Tsunami’s toll

Published April 5, 2022
The writer is a political economist with a PhD from the University of California, Berkeley.
The writer is a political economist with a PhD from the University of California, Berkeley.

THE spell of the self-proclaimed PTI tsunami has ended as controversially as it had started. It is now the job of experts to assess the damage the tsunami caused over 3.5 years.

I have been tracking PTI’s record over 3.5 years regularly in these pages using an analytical lens that says that the quality of outcomes a regime attains depends on the quality of its strategies, whose quality, in turn, depends on its team’s quality.

Taking a look at the poor quality of PTI’s core team and bench strength, I had predicted in 2018 that it would do poorly not only against its promises but even the weak record of its two predecessors. That prediction has turned out to be true. The team suffered from the absence of a long-standing loyal core group which the PPP and PML-N have. Many of its core cabinet members had joined it in the last three to five years before 2018 after changing many parties. The competence of the captain and several key team members was also low and most of the few competent persons it attracted did not last long.

This poor team quality gave poor strategies and implementation in five key governance functions: legislation, policies, institutional reform, projects and day-to-day service delivery. The deep change that the PTI promised can come only from major work in the first three functions, though their fruits reach people only through the last two. However, without major work in the first three areas, project and service delivery initiatives usually fail. Hardly any major work was done in the three critical areas.

The PTI has wreaked havoc in key areas.

It passed more bills than PPP and PML-N, but no strategic ones like the 18th Amendment or Fata merger. The records of PPP and PML-N on policies and institutional reform were largely weak. The same is true for PTI. The PPP and PML-N can at least boast about starting CPEC, though not about implementing it properly. The PTI actually slowed down CPEC, and its politicised and frequent transfers of bureaucrats and frontal attacks on key institutions like the ECP, HEC etc. undermined institutions.

The party’s own key claims relate only to a few projects and services, eg: tree plantation, Ehsaas, Sehat cards and Covid-19 handling. But a neutral and thorough evaluation is needed of these initiatives to gauge their true worth as some concerns do exist, eg the impact of Sehat cards on the public health system and the extent of their usage by the poor versus the rich.

This mixed record on strategies resulted in poor outcomes in the five areas of economics, politics, security, external ties and the social domain. Economically, its track record at the end of 3.5 years across 15 key GDP, inflation, fiscal and external flow indicators is even worse than the unenviable records of PPP and PML-N 3.5 years into their last reigns. This is despite the fact that PPP faced tougher economic, political and external challenges and inheritances than PTI.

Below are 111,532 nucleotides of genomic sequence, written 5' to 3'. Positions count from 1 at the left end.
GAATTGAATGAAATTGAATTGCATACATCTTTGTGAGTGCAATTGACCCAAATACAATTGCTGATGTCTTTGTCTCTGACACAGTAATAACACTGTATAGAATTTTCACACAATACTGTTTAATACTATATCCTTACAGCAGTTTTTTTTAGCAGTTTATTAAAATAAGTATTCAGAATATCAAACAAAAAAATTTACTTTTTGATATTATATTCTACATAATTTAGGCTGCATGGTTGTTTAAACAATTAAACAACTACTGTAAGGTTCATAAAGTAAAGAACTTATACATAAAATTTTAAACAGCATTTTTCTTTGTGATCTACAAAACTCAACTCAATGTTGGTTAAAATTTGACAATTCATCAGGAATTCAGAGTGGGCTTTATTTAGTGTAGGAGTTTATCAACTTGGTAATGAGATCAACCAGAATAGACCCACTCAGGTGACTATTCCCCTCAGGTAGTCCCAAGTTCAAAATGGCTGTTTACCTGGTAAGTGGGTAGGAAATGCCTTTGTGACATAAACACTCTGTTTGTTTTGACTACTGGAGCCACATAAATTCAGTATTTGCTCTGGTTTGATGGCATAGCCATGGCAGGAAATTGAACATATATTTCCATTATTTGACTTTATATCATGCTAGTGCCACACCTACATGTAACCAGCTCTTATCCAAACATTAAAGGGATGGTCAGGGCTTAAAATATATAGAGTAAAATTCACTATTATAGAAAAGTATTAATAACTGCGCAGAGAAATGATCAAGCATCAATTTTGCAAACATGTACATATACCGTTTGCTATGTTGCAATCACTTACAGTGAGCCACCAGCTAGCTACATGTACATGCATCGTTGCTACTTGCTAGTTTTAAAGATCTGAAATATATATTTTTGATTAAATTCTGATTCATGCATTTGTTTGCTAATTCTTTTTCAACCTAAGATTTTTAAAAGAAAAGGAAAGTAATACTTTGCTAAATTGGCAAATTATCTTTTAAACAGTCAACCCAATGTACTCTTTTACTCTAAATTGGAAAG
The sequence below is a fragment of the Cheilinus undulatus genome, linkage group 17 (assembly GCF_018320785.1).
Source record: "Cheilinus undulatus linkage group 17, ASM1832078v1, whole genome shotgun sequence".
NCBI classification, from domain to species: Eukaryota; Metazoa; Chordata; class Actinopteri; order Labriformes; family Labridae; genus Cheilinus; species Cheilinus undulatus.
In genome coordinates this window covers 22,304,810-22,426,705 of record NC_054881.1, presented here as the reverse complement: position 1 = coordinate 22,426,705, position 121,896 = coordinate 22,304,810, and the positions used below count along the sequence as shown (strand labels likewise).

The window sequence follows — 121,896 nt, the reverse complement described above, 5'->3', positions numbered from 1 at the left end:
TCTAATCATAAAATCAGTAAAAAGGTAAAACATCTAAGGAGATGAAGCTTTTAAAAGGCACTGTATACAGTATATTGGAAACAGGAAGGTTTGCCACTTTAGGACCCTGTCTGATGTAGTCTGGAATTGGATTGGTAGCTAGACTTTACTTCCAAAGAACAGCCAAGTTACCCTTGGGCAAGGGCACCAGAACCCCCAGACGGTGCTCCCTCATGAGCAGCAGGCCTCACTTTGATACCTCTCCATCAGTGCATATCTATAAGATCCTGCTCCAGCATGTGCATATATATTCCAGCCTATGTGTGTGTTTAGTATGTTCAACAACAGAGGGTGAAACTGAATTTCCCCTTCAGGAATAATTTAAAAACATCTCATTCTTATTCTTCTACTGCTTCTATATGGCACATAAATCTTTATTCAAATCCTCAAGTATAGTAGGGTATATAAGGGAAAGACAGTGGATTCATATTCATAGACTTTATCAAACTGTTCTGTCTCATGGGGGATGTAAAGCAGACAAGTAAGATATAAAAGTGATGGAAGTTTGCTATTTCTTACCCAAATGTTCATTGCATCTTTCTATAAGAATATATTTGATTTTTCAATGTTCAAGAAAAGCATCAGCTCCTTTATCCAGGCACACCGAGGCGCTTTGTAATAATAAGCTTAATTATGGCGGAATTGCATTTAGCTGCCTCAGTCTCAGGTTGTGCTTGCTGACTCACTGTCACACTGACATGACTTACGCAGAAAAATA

The difference in outcomes in other domains is even more stark. Externally, ties with key allies (the US, EU, China, Saudi Arabia and the UK) soured or did not improve and we remain on the FATF ‘grey’ list. Security has also deteriorated. Imran Khan’s retrogressive rhetoric on women’s rights, extremism and Western culture largely negated the impact of the few progressive pieces of social legislation passed under his government.

Politically, unlike the PPP and PML-N’s last wins, PTI’s win in 2018 was seen as manipulated by Pindi’s support, as a review of the EU’s election monitoring reports for these three elections indicates. Beyond the initial support, many think that PTI only survived for 3.5 years due to the constant propping up of its alliance by the establishment, an allegation borne by its quick demise once the establishment became neutral.

The crackdown on the opposition, media, civil society, free speech and key institutions and politically motivated accountability was far worse than during 2008-18. Imran Khan’s utter disregard for democratic norms, reflected best by the rejection of the vote of no-confidence and dissolution of assemblies, has put us behind by a decade politically.

Thus, the tsunami wreaked havoc in all key areas even compared with the unflattering records of the PPP and PML-N. But the biggest comparative damage was in fatally wounding democracy. Yet PTI is a political reality driven by two unfortunate, though intractable issues. There is the establishment’s desire to keep pawns in reserve to undermine other pawns and more popular parties. Then there are the superficial views of large sections of our middle class that detests democracy, prefers hero-worshipping, eagerly cheers even illegal actions if by their hero and chases false messiahs and fake narratives. So while PTI’s immediate political fortunes look dim, I would not be surprised if, further down the road, we face another tsunami alert.

The writer is a political economist with a PhD from the University of California, Berkeley.

murtazaniaz@yahoo.com

Twitter: @NiazMurtaza2

Published in Dawn, April 5th, 2022

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